the legislature has no right to do that.
Temperance is a great virtue—therefore, always be
moderate in the use of ardent spirits. Six glasses of
sling before breakfast is as good as a thousand.
• When you are in church go to sleep. Sunday is a
day of rest.
If a secret has been committed to you to keep, take
special care to keep it safely—and it may be well for
caution's sake, to get one or two to help you.
And as woman is called the weaker vessel she should
have half a dozen to help her. "Fast bind, fast find."
Never sweep your parlor—it makes a confounded
Never brush down a cobweb—it is part of a spider's
dwelling house, and of course his castle, and therefore
. is sacred.,
Never pay' for your newspaper--it looks not well.—
Besides, the printer bath au use for money—he can live
un wind.
The Osage (Mo.) Yeoman Of the 12th inst. says:—
"We are informed by un acquaintance of ours from
Springfield of a horrid transaction - which occurred in
Barry county one day la2t week. A man, whose name
our informant had forgotten, had been in the habit of
treafthg, his wife in a manner too brutal and shocking
to think of. On the morning of the day mentioned, he
told his wife to get up end get breakfast fur himself and
her two children, and then to commence saying her
prayers, for she should die, he swore, before sunset.—
She got up, made a fire, and returned to the room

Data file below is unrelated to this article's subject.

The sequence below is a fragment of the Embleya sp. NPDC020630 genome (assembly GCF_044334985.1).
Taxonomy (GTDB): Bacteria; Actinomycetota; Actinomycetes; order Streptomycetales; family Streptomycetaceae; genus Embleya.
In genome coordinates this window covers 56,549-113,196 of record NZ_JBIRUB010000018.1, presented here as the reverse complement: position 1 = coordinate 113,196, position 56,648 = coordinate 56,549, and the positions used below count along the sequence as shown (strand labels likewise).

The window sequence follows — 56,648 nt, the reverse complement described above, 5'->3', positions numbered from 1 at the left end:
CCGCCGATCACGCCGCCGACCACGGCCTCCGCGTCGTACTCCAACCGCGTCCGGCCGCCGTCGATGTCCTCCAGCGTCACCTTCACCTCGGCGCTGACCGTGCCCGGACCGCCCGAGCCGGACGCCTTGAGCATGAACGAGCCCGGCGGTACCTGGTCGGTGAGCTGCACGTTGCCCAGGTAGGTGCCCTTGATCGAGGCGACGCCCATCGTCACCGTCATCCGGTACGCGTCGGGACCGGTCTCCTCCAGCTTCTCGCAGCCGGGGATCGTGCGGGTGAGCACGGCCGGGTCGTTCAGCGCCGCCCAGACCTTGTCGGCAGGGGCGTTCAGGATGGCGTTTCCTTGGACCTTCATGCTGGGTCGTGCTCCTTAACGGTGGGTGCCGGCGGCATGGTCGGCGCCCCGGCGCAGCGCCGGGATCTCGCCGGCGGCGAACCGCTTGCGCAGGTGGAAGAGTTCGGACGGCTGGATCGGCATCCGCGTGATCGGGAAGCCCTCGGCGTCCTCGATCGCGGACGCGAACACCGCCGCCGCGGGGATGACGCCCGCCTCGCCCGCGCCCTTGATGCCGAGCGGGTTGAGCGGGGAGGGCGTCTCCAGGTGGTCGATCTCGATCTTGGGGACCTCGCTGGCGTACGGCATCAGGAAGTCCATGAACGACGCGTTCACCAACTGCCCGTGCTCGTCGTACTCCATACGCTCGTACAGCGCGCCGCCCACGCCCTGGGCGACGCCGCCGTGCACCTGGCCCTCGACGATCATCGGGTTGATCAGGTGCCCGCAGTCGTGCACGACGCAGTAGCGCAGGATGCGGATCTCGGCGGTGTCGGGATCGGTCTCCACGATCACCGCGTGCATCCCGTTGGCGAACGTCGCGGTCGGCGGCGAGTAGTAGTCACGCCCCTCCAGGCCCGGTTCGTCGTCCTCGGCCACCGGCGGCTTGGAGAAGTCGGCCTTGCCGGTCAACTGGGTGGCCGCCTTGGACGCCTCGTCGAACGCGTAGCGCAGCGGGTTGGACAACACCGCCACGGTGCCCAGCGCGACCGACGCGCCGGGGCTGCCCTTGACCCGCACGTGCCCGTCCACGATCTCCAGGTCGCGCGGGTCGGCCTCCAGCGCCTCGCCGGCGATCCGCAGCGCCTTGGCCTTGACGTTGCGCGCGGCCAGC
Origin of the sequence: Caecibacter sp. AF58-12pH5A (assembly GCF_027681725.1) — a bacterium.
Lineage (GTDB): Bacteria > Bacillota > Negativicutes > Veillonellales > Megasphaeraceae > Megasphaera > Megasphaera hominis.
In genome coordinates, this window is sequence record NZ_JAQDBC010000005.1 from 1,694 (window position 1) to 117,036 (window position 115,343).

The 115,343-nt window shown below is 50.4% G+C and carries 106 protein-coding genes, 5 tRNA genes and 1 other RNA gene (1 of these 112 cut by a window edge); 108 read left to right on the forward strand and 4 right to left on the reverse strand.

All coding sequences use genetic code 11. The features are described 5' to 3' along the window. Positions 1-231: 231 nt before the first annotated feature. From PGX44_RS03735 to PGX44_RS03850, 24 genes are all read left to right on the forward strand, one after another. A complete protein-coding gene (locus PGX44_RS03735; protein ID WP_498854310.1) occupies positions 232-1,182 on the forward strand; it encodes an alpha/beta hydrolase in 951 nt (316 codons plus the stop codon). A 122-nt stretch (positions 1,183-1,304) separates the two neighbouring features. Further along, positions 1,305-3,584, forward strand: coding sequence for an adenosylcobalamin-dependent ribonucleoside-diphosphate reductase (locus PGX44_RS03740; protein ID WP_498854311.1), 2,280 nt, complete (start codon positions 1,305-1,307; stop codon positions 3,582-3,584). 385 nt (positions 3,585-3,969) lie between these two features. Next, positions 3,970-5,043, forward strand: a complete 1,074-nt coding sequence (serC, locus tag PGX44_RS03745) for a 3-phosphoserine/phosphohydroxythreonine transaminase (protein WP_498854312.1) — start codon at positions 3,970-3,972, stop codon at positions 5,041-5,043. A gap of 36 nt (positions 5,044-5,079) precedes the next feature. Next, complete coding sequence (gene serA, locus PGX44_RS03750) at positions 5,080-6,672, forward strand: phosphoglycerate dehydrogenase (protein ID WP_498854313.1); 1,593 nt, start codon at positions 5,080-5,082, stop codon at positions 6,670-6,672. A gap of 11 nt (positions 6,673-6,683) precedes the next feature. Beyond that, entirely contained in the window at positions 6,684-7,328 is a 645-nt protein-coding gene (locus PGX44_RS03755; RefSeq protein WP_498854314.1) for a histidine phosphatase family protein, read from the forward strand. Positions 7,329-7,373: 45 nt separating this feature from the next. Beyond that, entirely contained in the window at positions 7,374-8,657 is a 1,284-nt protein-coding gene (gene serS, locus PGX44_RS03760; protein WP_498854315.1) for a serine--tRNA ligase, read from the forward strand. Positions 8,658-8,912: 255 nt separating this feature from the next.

where her untuderal husband slept. He sus lying on
his back in a sound sleep. She took the axe with
which she had been chopping wood, and with one blow
sunk it deep into his head, just through the eyes. She
hamediately went to di? house of a neighbor, and rein
be nireuinstances as they occurred, giving as a reason
that she was certain lie would kill her that day, and she
concluded that it was his life for hers. He was her
second husband, and not the father of her children.—
We learn that a special term of the Circuit Court is to
beheld in Bates county, to try the woman forthe crime."
A COON RELIC.—A cutemporary looking over a file
at cad papers the other day, come upon the following
anite' riet
"If Martin Van Buren is elected President, we will
pay tacitly cents per pound for wool. If General Hu
:Lion is ekr.ted, we agree to pay SIX - a-TWO AND A
curs, c fir
By the way, this reminds us of that "two dollars aday
rand roast beef;" for the laboror. CAD the young men's
bi g conssnittee give any information shunt it. Set-e
-t:II thousands ulpoor men, em of employ tliew good
t I Idt , Want ',DOR
• 4.-
1 . F Aj" • DElni
Subject to the decision of
tlailp /Horning Post.
THE UNION TICKET.-4t seems that "humbug" of
Some kind or another, is the only resort of the federal
party in every contest they undertake. One would
think that in a long course of years their history would
show something like an honest, open, reliance on prin
ciple, a disposition to discard, for a little time, their
darling maxim, that "all is fair in politics," and act
with openness and candor in their attempts to obtain
political power. But no—from the time they bargain
:ed and smuggled John Quincy Adams into the Presi
dential chair, till that climax of audacious impudence